After almost a decade in the making, a mammoth trade deal is to be signed by Asian leaders this weekend.
The deal would have in its fold ten member countries of the Association of Southeast Asian Nations (Asean), as well as China, Japan, South Korea, Australia and New Zealand.
This deal will bring together almost one third of the global population as well as about 29 per cent of the global gross domestic product.
Compared to both the US-Mexico-Canada Agreement and the European Union, this new free trade zone will be bigger.
After being part of the initial rounds of negotiations, another Asian economic power India pulled out of the deal claiming the its local producers would get hurt by the lower tariffs due to the deal.
It is expected that the deal, known as the Regional Comprehensive Economic Partnership (RCEP), will be signed on the side lines of the mostly-online Asean conference during the current weekend.
It is also expected that within 20 years, a range of tariffs on imports will be eliminated by RCEP.
Provisions on intellectual property, telecommunications, financial services, e-commerce and professional services is also included in the deal.
But according to analysts, the biggest possible impact of the deal will be because of the new “rules of origin” which officially define where a product comes from.
Free trade agreements (FTA) already exist between many member states but they have their limitations.
“The existing FTAs can be very complicated to use compared to RCEP,” said Deborah Elms from the Asian Trade Centre.
Even within an FTA, there can be tariffs imposed on businesses with global supply chains since components made elsewhere might have been used in the products. For example, there would be parts made in Australia in a product made in Indonesia which might face tariffs elsewhere in the Asean free trade zone.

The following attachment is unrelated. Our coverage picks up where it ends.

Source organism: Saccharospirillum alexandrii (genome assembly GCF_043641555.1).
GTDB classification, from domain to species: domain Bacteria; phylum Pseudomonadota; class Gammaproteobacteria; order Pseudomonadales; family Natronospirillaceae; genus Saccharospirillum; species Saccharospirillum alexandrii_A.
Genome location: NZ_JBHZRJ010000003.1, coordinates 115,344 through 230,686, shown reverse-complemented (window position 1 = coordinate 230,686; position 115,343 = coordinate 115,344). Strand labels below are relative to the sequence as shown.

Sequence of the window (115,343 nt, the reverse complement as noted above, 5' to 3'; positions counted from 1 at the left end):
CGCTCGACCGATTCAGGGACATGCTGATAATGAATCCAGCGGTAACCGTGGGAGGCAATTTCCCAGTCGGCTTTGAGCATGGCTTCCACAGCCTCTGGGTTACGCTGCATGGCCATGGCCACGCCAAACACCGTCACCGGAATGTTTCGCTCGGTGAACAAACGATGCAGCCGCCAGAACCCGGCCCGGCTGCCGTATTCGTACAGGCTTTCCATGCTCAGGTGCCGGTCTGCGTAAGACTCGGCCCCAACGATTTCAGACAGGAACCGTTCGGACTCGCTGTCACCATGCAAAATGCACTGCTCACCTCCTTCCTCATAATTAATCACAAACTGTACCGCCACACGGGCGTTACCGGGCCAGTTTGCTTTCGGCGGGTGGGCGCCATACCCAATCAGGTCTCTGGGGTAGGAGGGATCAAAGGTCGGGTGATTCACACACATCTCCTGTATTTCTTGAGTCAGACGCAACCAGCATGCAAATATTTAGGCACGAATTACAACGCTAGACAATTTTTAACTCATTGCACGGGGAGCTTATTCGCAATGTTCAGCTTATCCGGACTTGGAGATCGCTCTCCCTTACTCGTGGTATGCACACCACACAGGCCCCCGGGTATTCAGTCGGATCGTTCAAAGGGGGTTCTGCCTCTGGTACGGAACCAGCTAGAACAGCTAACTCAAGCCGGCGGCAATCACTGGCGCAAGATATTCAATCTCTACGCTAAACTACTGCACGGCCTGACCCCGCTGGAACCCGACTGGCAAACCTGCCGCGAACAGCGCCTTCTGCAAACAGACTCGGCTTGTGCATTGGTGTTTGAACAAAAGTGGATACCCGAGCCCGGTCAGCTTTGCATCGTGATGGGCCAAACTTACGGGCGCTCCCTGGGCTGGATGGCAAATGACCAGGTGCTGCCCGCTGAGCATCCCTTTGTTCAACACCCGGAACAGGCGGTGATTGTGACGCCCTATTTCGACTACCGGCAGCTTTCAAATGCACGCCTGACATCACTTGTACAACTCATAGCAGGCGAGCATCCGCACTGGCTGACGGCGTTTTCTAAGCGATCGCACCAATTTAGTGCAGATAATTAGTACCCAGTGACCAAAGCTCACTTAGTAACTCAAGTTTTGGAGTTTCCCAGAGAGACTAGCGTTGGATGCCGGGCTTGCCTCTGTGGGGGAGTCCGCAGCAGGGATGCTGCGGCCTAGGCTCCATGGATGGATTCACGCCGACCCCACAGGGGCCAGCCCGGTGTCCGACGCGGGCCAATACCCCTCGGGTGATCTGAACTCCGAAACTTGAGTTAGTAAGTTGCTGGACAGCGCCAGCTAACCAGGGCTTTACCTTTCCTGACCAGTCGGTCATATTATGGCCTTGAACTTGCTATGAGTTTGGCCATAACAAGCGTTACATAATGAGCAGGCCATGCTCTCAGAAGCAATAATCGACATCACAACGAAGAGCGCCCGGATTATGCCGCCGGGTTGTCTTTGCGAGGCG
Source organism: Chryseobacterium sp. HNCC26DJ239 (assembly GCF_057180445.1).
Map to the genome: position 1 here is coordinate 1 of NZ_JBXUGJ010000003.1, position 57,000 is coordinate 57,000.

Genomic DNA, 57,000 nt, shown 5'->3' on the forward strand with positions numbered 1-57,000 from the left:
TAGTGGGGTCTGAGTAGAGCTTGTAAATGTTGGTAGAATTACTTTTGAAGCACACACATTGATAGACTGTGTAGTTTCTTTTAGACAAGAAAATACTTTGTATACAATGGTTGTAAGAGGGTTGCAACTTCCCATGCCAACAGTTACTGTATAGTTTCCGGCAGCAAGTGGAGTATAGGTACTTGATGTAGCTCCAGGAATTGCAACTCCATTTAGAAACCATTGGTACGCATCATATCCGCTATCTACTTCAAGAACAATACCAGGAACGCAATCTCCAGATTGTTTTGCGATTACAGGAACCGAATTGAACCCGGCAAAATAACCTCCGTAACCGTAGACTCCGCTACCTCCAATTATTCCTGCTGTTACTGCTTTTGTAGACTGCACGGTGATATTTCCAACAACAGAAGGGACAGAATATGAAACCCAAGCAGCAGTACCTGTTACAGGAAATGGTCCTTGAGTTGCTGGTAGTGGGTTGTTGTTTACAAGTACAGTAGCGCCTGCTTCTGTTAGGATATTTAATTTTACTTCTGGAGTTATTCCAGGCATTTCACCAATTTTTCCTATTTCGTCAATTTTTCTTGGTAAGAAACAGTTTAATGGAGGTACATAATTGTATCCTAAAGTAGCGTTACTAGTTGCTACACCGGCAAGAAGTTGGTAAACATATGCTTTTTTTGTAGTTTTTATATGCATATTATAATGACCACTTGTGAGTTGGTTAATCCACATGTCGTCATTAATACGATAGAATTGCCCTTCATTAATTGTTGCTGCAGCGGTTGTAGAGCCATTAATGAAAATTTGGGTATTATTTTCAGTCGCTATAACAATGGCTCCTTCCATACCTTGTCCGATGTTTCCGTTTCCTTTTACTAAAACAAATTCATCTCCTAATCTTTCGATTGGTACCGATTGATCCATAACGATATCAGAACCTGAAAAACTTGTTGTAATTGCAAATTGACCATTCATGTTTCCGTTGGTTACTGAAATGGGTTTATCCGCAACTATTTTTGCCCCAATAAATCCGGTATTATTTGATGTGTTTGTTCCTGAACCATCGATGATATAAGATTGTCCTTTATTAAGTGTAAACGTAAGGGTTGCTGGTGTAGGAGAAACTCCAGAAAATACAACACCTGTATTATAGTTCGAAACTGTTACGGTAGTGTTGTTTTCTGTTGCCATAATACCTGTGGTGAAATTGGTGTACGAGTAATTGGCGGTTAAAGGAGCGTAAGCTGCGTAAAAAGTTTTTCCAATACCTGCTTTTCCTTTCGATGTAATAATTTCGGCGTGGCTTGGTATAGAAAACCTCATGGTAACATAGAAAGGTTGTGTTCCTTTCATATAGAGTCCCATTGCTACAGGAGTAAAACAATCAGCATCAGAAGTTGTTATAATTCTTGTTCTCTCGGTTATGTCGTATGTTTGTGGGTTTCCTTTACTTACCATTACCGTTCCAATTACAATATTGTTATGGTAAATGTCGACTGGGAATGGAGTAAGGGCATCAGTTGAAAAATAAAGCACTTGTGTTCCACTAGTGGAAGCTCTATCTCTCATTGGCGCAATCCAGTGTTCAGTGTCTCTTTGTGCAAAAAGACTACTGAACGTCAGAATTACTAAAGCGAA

But parts that are made in any member nation of the RCEP will not be tariffed which can be an incentive for companies in the RCEP countries to seek out suppliers within the trade region.
Many analysts also consider the RCEP to be a China-backed alternative to the Trans-Pacific Partnership (TPP) even though it was an Asean initiative.
The TPP is still a proposed deal that does not include China but has many Asian countries.
Prior to the US President Donald Trump taking the US out of the TPP in 2017, twelve member states signed the deal in 2016.
The remaining members excluding the US went on to form the Comprehensive and Progressive Agreement for Trans-Pacific Partnership (CPTPP).
The new deal was old-fashioned, said Australia’s former Prime Minister Malcolm Turnbull while speaking at an online event at the Peterson Institute of International Affairs.
“There’ll be some hoopla about the signing and the entry into force of RCEP. I mean RCEP is a really low ambition trade deal. We shouldn’t kid ourselves,” said Mr Turnbull, who signed Australia up to the TPP.
(Adapted from BBC.com)